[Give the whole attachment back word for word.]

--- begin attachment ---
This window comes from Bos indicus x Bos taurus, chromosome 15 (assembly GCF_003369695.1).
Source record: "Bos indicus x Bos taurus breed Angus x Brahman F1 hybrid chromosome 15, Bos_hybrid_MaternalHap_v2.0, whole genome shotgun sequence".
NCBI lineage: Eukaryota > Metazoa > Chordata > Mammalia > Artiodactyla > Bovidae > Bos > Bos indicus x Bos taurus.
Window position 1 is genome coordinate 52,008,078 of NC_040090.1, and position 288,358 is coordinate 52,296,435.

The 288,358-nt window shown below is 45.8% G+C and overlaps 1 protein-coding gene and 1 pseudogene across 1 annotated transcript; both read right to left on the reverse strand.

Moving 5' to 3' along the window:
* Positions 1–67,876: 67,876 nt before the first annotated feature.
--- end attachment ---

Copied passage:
This window comes from Bos indicus x Bos taurus, chromosome 15 (assembly GCF_003369695.1).
Source record: "Bos indicus x Bos taurus breed Angus x Brahman F1 hybrid chromosome 15, Bos_hybrid_MaternalHap_v2.0, whole genome shotgun sequence".
NCBI lineage: Eukaryota > Metazoa > Chordata > Mammalia > Artiodactyla > Bovidae > Bos > Bos indicus x Bos taurus.
Window position 1 is genome coordinate 52,008,078 of NC_040090.1, and position 288,358 is coordinate 52,296,435.

The 288,358-nt window shown below is 45.8% G+C and overlaps 1 protein-coding gene and 1 pseudogene across 1 annotated transcript; both read right to left on the reverse strand.

Moving 5' to 3' along the window:
* Positions 1–67,876: 67,876 nt before the first annotated feature.